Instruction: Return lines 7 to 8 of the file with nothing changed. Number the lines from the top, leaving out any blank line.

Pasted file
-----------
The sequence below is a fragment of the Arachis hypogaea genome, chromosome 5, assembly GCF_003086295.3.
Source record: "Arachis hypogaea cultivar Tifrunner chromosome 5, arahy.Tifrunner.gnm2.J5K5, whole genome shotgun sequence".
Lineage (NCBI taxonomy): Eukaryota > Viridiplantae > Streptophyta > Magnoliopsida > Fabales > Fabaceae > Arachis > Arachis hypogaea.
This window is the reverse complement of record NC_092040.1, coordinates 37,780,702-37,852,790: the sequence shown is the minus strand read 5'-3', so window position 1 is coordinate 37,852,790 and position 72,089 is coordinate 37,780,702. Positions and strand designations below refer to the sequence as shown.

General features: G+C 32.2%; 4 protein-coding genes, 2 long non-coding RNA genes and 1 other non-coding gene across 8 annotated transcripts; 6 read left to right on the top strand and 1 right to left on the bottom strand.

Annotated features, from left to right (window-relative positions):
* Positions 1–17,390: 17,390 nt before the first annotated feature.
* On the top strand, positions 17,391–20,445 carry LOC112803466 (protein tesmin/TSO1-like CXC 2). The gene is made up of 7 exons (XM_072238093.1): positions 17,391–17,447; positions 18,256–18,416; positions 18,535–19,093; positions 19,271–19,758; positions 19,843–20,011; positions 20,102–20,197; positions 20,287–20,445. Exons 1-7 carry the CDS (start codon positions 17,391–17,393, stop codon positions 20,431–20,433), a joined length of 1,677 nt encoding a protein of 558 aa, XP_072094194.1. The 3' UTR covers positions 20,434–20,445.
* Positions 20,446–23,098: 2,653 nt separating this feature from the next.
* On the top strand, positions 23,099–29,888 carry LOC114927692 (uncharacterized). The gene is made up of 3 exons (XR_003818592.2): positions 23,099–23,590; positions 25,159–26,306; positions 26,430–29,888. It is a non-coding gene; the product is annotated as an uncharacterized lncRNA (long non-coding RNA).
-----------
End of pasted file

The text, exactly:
* Positions 1–17,390: 17,390 nt before the first annotated feature.
* On the top strand, positions 17,391–20,445 carry LOC112803466 (protein tesmin/TSO1-like CXC 2). The gene is made up of 7 exons (XM_072238093.1): positions 17,391–17,447; positions 18,256–18,416; positions 18,535–19,093; positions 19,271–19,758; positions 19,843–20,011; positions 20,102–20,197; positions 20,287–20,445. Exons 1-7 carry the CDS (start codon positions 17,391–17,393, stop codon positions 20,431–20,433), a joined length of 1,677 nt encoding a protein of 558 aa, XP_072094194.1. The 3' UTR covers positions 20,434–20,445.